The Omen of the Future Greatness of Emperor Augustus

Giulio Bonasone
active 1531 -1574
The Omen of the Future Greatness of Emperor Augustus
Engraving
202 x 267 mm

This print depicts an early premonition of Augustus’s future greatness, as foreseen by his father in a dream. Suetonius recounts he had dreamt that his son had appeared to him as a demigod, wearing a radiant crown and mounted on a chariot drawn by snow-white horses. At night the infant Augustus was put to bed by his nurse. His cradle was on the ground floor, but by the next morning he had disappeared. After a long search he was found lying on a tall tower, gazing at the rising sun. The print shows the infant staring up at the image of a youthful god on a chariot, while the bystanders are both shocked by his disappearance and terrified by the divine prophetic vision.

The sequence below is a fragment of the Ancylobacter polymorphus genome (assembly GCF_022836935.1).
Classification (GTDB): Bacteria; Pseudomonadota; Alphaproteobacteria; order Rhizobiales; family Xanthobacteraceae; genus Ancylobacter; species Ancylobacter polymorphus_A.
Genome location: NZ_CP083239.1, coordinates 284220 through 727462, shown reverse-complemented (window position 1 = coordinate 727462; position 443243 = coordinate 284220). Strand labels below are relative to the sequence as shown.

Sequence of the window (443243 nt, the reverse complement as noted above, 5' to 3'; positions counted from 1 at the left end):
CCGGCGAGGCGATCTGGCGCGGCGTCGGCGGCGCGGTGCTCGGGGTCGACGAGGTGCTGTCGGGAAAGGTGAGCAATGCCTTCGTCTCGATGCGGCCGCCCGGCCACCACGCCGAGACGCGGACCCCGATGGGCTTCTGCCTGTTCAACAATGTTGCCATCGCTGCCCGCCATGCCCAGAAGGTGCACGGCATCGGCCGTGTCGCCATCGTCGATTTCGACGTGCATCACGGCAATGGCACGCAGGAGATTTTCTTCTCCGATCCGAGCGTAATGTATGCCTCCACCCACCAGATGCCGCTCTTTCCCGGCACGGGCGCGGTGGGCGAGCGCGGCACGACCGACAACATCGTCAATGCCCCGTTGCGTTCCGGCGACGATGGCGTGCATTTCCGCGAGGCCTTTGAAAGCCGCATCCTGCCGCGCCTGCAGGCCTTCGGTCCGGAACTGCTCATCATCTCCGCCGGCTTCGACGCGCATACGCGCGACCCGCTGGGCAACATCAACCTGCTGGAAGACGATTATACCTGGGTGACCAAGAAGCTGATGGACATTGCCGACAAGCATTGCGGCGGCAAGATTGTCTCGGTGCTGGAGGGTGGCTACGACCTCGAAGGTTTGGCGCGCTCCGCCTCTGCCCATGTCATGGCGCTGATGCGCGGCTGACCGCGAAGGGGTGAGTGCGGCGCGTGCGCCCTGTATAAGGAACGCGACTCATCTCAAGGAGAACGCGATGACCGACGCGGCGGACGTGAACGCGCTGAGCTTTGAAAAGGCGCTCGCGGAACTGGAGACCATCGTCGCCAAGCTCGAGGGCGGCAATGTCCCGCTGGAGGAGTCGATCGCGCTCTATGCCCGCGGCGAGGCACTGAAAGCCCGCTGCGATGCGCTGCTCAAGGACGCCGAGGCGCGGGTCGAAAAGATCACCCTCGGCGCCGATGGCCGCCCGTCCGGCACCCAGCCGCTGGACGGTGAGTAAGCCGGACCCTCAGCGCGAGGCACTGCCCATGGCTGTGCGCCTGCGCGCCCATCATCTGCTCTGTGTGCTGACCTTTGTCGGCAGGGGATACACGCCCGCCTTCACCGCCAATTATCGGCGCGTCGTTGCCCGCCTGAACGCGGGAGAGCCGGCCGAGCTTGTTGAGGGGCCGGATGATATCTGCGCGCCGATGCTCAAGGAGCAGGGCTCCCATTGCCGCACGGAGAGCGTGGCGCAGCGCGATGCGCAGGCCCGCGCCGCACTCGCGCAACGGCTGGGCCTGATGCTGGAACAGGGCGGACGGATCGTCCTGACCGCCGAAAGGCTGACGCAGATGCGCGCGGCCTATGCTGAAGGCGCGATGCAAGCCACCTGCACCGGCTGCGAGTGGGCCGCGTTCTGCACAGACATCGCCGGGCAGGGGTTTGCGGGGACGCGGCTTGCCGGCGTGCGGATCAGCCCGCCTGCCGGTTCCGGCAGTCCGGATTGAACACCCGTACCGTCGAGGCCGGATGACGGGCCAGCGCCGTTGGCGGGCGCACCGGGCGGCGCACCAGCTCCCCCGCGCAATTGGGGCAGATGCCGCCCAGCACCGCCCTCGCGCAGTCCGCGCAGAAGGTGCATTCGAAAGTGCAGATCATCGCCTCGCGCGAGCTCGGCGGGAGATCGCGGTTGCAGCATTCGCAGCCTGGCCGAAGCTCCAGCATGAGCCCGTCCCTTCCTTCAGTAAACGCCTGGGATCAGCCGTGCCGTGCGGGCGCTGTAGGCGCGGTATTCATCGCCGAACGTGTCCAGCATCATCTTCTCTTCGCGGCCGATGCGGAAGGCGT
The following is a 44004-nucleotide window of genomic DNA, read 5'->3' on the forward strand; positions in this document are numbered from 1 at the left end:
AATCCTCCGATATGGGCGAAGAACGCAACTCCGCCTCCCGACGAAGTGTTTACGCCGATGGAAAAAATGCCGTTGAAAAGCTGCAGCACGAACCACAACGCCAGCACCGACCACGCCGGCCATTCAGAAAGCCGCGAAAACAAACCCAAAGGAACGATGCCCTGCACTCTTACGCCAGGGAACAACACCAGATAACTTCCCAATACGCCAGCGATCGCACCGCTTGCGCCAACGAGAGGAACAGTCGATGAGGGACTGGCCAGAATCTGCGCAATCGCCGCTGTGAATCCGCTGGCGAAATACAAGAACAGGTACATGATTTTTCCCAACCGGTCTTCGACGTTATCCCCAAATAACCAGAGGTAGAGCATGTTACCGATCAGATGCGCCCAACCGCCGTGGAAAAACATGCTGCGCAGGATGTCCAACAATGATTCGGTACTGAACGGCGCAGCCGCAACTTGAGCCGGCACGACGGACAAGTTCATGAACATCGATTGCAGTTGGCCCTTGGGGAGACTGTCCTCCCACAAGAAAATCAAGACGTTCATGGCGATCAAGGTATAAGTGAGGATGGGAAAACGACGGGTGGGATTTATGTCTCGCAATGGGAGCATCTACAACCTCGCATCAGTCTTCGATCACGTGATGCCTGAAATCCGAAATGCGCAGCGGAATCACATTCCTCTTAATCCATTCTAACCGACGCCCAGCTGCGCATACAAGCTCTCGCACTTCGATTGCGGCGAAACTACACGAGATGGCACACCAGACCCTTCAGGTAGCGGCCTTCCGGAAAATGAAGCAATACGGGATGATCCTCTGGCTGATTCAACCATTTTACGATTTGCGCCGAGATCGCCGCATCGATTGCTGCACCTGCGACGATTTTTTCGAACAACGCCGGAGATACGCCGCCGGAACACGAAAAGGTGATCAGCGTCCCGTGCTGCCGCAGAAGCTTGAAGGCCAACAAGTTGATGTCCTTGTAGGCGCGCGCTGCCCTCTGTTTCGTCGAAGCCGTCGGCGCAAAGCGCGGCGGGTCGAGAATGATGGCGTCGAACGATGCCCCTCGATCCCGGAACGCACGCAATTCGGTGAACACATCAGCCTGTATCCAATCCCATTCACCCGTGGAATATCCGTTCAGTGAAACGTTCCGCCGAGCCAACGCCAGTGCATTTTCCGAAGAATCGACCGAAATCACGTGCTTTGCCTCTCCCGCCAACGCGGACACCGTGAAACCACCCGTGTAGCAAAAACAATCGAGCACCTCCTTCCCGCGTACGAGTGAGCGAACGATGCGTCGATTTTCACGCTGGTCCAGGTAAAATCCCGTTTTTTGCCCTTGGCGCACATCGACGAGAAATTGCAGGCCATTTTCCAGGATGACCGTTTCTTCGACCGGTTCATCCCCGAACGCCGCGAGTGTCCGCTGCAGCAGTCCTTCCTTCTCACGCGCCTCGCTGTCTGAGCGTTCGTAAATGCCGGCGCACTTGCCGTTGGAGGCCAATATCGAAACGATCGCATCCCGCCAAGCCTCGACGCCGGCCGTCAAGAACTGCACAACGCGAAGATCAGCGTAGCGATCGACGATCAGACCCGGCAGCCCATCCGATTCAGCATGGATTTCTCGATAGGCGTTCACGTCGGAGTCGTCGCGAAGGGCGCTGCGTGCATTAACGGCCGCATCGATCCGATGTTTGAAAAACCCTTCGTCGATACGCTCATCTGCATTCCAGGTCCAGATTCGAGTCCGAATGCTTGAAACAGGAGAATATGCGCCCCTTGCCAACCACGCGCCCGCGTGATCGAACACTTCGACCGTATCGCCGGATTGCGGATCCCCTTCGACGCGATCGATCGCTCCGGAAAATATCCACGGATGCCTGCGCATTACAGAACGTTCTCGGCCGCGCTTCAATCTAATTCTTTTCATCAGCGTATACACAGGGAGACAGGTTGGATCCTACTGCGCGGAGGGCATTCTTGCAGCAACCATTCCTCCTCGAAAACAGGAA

A drawing by Giulio Romano linked to this engraving is preserved in the Royal Collections of Windsor Castle (RCIN 990308).

Another fine example of this print, showing similar scratches on the plate, is preserved at the British Museum in London (Museum number H,7.109).


Engraving, after Giulio Romano
202 x 267 mm
Fine impression, the plate rich in wipe marks. In fine condition, printed on laid paper with watermark Three mountains surmounted by a four-leaf clover similar to Briquet 11915.

Price: 3,550.00 €

A painter, engraver and etcher from Bologna, Bonasone was active in Bologna and Rome. He made prints after Michelangelo, Raphael, Parmigianino, Polidoro da Caravaggio, Perino, Giulio Romano, and Titian. He also created prints from his own designs of mythological and devotional subjects. His plates were published by Salamanca, Barlacchi and Lafreri. Bonasone's important print series include the Amorosi diletti degli Dei, the Passio Domini Nostri Iesu Christi and the Amori, sdegni e gelosie di Giunone.


Other works of the master